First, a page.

traditional wood working

Discussion in 'Shop Talk' started by cowboy joe, Dec 10, 2004.

  1. cowboy joe

    cowboy joe Hired Hand

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    Any other traditional wood workers out there? Power tools have there place but what I really enjoy is creating simple, functional pieces without the whine of the saw. It's been quite a while since I've done any type of traditional wood working. I have plans drawn up for a new shaving horse & a work bench. Most of my tools are gone (read that as I'm divorced...bet you can figure out where they went) so I'm starting over. I rummaged through my grandfather's old tool boxes and was able to come up with some auger bits, planes, hand saws and the like. They've been sitting in my Dad's garage since my grampa passed many years ago. They need to be cleaned & sharpened but I couldn't ask for better as they remind me of time spent in my grampa's shop when I was a kid.

    I have an older planer blade that I am using for a draw knife. It works for now but I would like to get myself a better one. I've checked the internet but it is always hard to judge the quality of a tool without holding it in your hands. Any recommendations? I'm looking for both a curved & flat bladed knife. Any links to good websites would also be appreciated.
     
  2. jackie c

    jackie c Well-Known Member

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    Lee Valley Tools has a great selection of hand tools, and their mail-order to boot.
    Its excellent quality stuff, I can vouch for that. Here's their web site,

    www.leevalley.com


    ps woould you mind sharing your plans for the shave horse, I make peeled diamond willow stuff and desparately need one! :eek:
     

  3. cowboy joe

    cowboy joe Hired Hand

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    Thanks for the link to Lee Valley Tools...lots of great hand tools! I feel like a kid in a candy shop.

    The shaving horse was designed by a gentleman named John Alexander. He has plans for an end vice pole lathe on the site too.

    http://www.greenwoodworking.com/shorse.htm

    Thanks again.
     
  4. Bob_W_in_NM

    Bob_W_in_NM Well-Known Member

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    Ever catch "The Woodwright's Shop", with Roy Underhill on PBS television? I watch it sometimes and really enjoy it.

    The show's web site URL is:

    http://www.pbs.org/wws/

    There's some good links to go to from there.
     
  5. reitenger

    reitenger Well-Known Member

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    I am a big fan of any woodworking that is more hands on. I started college as a fine woodworking major in Colorado at Red Rocks Community College. They had a lot of classes in the department. One of my favorite classes was making hand planes. We are in the middle of moving onto our new homestead in MO, but I will be more than happy to share anything I can along these lines when I get settled. I have also gotten into reading everything I can about Japanese woodworking as it is still a very hands on process. If you are able to spend some time away from NY, you might check out the Ozark Folk Center in Arkansas. They have hands on classes each spring.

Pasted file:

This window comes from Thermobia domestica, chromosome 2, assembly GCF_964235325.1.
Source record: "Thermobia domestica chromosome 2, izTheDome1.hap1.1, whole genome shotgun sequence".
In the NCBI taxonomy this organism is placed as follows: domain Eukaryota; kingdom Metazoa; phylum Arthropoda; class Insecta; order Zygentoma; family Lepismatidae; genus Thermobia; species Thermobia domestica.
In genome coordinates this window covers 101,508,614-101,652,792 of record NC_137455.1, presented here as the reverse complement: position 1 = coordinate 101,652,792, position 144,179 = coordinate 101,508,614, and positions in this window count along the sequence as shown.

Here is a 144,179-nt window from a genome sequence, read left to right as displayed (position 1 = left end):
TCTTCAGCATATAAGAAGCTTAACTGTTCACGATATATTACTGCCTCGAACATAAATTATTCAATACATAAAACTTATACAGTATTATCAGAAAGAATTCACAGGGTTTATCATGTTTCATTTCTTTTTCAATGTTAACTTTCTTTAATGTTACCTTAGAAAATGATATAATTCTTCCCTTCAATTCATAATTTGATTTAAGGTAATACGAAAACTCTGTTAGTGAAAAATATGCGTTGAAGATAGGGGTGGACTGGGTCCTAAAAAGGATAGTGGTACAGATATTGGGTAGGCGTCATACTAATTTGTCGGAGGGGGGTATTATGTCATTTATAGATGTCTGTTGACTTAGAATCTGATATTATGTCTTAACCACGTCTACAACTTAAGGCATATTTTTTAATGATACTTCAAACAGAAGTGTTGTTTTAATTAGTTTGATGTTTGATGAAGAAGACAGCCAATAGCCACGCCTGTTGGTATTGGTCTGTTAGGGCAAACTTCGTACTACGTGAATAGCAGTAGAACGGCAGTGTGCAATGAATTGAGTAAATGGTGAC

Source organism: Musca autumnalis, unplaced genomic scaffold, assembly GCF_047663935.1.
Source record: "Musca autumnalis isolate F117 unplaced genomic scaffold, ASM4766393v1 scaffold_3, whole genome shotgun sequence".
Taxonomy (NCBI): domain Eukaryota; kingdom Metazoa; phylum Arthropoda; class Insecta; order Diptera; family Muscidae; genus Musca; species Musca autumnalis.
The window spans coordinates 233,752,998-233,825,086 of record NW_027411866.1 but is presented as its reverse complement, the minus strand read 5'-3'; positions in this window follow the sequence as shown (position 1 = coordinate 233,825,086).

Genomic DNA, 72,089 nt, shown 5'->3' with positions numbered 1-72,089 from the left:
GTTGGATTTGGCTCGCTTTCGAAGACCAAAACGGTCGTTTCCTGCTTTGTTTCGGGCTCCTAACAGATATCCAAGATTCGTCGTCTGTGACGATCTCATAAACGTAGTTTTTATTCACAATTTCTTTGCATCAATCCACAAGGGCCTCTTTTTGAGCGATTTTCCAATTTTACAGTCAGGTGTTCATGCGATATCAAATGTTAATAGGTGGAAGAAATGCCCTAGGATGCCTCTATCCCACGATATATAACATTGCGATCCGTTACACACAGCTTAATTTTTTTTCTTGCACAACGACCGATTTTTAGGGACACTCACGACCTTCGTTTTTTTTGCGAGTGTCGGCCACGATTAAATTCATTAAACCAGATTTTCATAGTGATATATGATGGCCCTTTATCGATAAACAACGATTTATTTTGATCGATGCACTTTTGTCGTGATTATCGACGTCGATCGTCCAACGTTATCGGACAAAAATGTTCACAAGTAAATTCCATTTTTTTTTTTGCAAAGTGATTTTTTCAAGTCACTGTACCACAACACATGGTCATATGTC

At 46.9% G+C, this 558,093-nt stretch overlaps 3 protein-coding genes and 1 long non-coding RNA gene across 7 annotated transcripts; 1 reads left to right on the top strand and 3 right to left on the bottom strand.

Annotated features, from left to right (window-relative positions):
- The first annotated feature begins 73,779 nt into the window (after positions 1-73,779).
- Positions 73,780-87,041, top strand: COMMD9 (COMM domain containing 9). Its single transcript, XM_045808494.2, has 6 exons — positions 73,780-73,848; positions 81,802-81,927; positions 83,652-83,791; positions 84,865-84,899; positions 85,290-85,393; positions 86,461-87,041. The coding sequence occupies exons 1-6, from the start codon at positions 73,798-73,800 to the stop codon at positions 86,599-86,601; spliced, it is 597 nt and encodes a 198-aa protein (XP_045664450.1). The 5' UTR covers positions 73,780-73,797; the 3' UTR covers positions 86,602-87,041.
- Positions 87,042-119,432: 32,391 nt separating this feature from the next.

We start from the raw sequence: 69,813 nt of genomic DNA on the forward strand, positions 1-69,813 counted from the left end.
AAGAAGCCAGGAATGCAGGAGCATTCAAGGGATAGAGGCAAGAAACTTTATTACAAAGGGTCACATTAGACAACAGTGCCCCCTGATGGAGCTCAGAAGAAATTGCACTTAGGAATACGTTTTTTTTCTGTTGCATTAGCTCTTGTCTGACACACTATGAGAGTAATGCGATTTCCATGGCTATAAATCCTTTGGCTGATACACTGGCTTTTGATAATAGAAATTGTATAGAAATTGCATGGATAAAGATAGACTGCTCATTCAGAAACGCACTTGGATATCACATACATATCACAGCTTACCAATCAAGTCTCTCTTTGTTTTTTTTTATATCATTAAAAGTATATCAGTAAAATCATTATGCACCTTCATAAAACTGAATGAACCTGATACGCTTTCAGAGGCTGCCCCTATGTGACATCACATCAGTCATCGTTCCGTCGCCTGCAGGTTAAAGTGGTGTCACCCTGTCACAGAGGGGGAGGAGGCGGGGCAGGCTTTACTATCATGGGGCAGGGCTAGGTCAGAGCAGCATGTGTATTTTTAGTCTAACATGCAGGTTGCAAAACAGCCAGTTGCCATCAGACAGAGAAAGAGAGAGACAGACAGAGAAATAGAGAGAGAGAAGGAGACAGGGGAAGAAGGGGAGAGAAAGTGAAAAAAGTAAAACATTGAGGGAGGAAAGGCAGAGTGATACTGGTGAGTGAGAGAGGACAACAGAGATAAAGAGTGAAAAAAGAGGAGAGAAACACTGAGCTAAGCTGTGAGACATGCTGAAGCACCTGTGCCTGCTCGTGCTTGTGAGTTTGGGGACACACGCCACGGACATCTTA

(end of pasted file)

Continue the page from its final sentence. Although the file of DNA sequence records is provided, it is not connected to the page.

6. jackie c

    jackie c Well-Known Member

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    Oh thank you so much for the site Cowboy Joe, its gonna be alot easier peeling those sticks now. :worship:
    I have bought something from Lee Valley called the Veritas Power Tenon Cutter. A little pricey, but worth it. I know its a power tool, but its awsome!
    I agree with the candy store thing, I get a catalouge every year, and, well, everything I want adds up to about 7-800 bucks worth, a definate wish only list!
     
  7. cowboy joe

    cowboy joe Hired Hand

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    The Woodwrights Shop is one of my favorite shows. Roy Underhill is very talented.

    I started work on my workbench yesterday. I was fortunate enough to find a copy of The Workbench Book by Scott Landis at the public library. There is a great chapter dedicated to japenese wood working. I was amazed how the Japenese use their feet to hold the workpiece. Lots of great ideas in the book...good reading if you have the chance.

    Cash is short so I opted to model my workbench after a unit built by Bob & David Keys out of 2x4s rather than hardwood:

    http://www.terraclavis.com/bws/beginners.htm

    The unit is functional and should provide better support than the paint cans and old door I am currently using. Jackie C...I know the feeling...almost felt like using my teeth to hold some of the poles would have been a better option!

    I was very disappointed with the selection of local lumber. The 2x lumber was all knotted and warped. The knots were not just cosmetic, some went right through while others were large enough to cause concern. It took me almost 30 minutes to find 10, decent boards for the base.

    I've opted to build the entire bench with only hand tools. The bench doesnt have to be pretty as long as it is structurally sound. Good thing...I'm real rusty after a few years of inactivity. I thought it would be a good opportunity to access the condition of my handtools too. Needless to say, most of my chisels & saws are in desperate need of an edge!

    The legs and a few of the stringers are cut and glued up in the basement. I cut the mortises for the main stretchers but probably won't get to the rest until next weekend...figure my time is better spent sharpen my chisels, saws & bits before continuing.